In the fall former President Donald Trump had dinner with Kanye West and Nick Fuentes. Several Republicans denounced the meeting. The white supemacist views of Fuentes are so outside the mainstream of conservatism that he was denied a platform at the recent Conservative Political Action Conference (CPAC), so he set up his own meeting around the corner… at the Residence Inn by Marriott National Harbor.
In all, a total of dozens of people attended to listen to the man talk about his love for Adolf Hitler (really) and his desire to eradicate the world of Jews, liberals, feminists, and satanists.
In another clip from his livestreamed Marriott speech, Nick Fuentes says Jewish people are "half, or two thirds, or three quarters" of various institutions.
After meandering about the other portion, he concludes, "That's a long way of saying, I love Hitler!" again to cheers. pic.twitter.com/Ylj1KVetxf
— Ford Fischer (@FordFischer) March 5, 2023
Lucky at One Mile at a Time doesn’t think Fuentes should have been able to rent the meeting space. and says that Marriott needs “to do better than this.”
I, on the other hand, kind of like that a conference room at a Residence Inn only large enough for a few dozen people is where Fuentes’ views are contained.
My thinking is informed by the Supreme Court’s National Socialist Party of America v. Village of Skokie, 432 U.S. 43 (1977) which held that a refusal to allow neo-Nazis to march wearing Nazi uniforms and displaying swastikas violated their first amendment rights.
The ACLU represented the Nazis, because free speech is only meaningful if you’re defending speech you abhor. In response to the ruling, Holocaust survivors set up a museum along the planned march route to commemorate those who had died in concentration camps. They countered speech with speech.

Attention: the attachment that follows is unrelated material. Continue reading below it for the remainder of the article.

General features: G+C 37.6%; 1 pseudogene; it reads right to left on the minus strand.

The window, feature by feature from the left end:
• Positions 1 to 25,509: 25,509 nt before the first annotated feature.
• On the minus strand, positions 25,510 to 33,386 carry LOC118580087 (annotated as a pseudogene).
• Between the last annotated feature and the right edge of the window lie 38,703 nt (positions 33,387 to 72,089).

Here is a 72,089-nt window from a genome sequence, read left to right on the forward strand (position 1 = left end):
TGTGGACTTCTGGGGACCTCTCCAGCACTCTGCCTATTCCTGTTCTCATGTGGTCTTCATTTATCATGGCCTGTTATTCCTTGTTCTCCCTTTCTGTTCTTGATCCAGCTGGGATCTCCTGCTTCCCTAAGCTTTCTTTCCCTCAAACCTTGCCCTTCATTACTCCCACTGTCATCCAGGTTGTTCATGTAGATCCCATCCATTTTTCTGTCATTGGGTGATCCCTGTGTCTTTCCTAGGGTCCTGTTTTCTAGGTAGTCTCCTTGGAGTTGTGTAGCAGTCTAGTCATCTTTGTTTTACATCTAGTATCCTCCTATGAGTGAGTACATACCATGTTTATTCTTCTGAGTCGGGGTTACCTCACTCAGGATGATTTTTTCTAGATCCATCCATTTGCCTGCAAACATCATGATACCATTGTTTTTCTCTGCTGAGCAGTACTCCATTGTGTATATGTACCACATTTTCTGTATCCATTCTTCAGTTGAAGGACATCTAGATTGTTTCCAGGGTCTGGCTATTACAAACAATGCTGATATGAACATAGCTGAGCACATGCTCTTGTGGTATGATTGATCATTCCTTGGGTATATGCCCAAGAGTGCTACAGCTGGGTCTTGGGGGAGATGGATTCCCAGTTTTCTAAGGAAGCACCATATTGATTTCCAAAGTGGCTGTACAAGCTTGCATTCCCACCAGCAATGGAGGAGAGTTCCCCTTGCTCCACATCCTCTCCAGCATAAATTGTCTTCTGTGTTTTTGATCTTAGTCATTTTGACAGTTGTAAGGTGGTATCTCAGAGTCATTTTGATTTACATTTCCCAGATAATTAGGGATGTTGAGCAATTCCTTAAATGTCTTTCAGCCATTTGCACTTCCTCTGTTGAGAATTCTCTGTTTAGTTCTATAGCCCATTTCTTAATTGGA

In the end the march took place in Chicago, and not in Skokie. But the restrictions the city of Skokie wanted to impose were broad enough that they could have been used to prohibit Martin Luther King, Jr. from demonstrating as well. As a Jew, I support the tolerant approach more broadly than where the constitution simply limits government restrictions on speech.
Late Marriott CEO Arne Sorenson said that their mission of inclusiveness meant welcoming all points of view to be heard and that the hotel chain shouldn’t be in the business of deciding what views are heard.
Do we really want, as a society, for companies like Marriott and the peers in our industry and others to sit and make judgments or points of view on people sitting in our meeting rooms? I shudder to think that we really expect that my role or Marriott’s role is to say your views are not acceptable in our hotels and that another person’s views are
…We are serving people from all around the world, from all walks of life, with all points of views, equally and with a genuine welcome, with people who are equally diverse. Our arms need to be open.
I far prefer that Marriott than the one that refused service to Uyghurs in order to align with China. On the other hand, I did want Marriott to take a stand and say that the Ritz-Carlton Riyadh shouldn’t be used as a torture site and if the government was going to kill people held as ‘guests’ there that maybe they’d at least deflag the property?
This isn’t an issue of free speech rights per se, the government isn’t dictating who can and cannot speak or meet at a Marriott. But it is a question of an open society. Hyatt, by the way, can be bullied into determining who shouldn’t and shouldn’t be permitted to host a meeting.
And just to show how complicated this is, ask yourself whether you want hotels deciding which groups to host? And then how you feel about businesses deciding whose wedding cakes to bake, or whose wedding photos to take?